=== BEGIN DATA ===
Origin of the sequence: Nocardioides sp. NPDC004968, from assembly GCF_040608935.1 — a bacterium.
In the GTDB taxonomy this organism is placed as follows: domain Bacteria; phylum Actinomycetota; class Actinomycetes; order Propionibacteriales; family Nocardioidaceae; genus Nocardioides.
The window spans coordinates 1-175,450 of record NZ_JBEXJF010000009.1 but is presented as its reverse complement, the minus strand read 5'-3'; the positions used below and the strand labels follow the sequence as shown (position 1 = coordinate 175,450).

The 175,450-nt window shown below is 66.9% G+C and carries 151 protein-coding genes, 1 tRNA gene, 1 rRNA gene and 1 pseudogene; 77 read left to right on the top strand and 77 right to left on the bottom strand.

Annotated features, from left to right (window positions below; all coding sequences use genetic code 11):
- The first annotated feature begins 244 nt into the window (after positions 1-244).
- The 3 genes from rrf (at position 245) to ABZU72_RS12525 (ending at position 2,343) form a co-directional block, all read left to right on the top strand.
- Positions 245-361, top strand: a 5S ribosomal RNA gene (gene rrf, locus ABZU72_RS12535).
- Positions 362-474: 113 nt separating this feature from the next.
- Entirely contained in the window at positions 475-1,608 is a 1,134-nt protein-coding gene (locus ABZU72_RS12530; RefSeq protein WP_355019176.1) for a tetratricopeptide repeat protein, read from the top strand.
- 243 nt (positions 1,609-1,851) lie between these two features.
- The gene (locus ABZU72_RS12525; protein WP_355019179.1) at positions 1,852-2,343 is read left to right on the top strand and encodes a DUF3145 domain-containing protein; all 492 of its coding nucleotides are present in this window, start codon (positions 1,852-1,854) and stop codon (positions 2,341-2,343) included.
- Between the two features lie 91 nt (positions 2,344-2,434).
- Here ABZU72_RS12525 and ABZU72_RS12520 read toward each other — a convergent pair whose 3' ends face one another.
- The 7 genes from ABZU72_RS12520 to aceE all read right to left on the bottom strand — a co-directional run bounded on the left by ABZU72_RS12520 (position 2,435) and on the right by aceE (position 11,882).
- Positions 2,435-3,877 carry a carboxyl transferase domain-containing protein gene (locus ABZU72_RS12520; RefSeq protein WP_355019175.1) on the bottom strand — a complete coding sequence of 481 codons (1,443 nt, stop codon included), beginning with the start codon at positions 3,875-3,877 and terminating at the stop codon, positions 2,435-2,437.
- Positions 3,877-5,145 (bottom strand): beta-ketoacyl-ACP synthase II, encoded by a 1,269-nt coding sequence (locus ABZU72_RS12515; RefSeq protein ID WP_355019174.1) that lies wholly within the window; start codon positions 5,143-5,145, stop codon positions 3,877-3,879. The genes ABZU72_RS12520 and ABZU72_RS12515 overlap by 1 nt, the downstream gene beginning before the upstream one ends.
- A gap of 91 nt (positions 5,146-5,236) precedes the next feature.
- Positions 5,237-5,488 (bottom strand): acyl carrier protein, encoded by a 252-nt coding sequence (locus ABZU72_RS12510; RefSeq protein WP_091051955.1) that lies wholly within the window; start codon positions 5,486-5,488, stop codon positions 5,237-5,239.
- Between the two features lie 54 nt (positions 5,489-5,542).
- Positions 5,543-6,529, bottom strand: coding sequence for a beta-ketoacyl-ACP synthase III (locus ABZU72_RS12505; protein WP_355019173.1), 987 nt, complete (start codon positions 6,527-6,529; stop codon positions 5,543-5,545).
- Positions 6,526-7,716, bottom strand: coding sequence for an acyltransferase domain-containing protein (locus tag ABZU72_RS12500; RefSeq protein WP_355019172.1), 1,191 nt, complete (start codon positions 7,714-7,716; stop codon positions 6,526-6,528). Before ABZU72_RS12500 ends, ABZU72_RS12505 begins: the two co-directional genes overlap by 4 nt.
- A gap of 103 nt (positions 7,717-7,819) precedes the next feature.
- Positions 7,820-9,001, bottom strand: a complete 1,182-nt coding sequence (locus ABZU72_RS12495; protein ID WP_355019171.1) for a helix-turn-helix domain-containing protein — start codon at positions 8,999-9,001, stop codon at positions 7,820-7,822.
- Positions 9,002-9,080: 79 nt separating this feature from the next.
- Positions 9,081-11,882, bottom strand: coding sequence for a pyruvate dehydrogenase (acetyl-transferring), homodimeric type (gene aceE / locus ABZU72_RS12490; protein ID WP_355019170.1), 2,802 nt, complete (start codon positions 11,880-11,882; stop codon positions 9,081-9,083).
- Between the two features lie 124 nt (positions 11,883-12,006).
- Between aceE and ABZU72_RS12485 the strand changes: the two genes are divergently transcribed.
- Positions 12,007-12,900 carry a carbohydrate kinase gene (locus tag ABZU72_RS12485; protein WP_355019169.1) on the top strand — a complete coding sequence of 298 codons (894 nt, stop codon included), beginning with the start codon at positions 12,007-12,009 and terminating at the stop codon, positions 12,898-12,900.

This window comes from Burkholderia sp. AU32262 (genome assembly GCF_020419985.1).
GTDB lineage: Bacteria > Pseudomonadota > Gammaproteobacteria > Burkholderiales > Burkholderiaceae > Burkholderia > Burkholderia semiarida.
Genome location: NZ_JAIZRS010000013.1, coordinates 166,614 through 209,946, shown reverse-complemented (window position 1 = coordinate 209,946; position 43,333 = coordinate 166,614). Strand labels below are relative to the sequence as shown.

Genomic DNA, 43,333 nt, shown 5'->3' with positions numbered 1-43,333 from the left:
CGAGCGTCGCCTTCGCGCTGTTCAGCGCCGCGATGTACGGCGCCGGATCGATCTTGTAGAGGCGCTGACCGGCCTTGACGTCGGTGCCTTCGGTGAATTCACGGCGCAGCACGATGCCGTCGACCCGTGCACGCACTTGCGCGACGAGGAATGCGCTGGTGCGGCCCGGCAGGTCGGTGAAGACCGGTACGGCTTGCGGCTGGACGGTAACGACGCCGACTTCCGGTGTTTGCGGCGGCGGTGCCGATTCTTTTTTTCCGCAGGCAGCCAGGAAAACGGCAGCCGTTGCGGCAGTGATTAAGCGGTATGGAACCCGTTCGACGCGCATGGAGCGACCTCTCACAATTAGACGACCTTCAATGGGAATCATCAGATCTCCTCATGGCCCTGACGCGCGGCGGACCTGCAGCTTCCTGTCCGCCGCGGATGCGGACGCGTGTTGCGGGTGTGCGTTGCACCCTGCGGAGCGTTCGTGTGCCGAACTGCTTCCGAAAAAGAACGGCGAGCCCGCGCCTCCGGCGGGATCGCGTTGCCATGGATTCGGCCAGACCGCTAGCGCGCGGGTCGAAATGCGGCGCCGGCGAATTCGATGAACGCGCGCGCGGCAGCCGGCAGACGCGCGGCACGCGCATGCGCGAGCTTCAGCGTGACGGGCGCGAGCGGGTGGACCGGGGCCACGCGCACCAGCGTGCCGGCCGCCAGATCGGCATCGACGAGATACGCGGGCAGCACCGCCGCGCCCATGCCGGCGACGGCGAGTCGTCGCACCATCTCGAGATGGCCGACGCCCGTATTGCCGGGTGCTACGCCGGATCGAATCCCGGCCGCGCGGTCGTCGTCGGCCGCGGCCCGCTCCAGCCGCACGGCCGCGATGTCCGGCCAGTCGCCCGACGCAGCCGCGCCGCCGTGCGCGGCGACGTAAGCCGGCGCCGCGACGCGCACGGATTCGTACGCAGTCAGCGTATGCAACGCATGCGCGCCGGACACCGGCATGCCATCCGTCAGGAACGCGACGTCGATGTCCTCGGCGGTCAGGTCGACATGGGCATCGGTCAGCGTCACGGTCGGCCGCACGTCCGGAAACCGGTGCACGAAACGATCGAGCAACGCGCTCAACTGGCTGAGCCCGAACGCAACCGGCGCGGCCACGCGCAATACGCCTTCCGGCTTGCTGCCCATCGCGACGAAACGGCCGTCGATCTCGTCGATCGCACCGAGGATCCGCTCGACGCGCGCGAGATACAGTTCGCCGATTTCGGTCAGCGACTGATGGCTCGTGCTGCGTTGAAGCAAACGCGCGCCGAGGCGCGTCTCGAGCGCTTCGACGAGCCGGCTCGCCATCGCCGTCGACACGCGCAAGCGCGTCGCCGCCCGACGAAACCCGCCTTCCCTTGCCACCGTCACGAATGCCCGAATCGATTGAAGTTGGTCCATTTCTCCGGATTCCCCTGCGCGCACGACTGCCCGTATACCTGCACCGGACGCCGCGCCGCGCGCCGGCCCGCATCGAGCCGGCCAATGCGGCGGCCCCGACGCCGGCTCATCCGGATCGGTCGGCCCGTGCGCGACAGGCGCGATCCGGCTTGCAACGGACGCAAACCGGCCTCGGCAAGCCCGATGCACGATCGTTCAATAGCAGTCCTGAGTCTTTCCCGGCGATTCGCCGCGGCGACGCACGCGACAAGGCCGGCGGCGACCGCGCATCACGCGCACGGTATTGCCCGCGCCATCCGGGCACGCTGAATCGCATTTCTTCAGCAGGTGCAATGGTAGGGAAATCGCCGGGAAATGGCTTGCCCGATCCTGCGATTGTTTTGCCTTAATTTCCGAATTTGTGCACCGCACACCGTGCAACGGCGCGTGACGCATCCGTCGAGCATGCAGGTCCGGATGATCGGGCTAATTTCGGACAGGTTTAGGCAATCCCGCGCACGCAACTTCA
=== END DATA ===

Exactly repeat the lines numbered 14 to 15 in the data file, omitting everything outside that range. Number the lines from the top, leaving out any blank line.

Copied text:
- Here ABZU72_RS12525 and ABZU72_RS12520 read toward each other — a convergent pair whose 3' ends face one another.
- The 7 genes from ABZU72_RS12520 to aceE all read right to left on the bottom strand — a co-directional run bounded on the left by ABZU72_RS12520 (position 2,435) and on the right by aceE (position 11,882).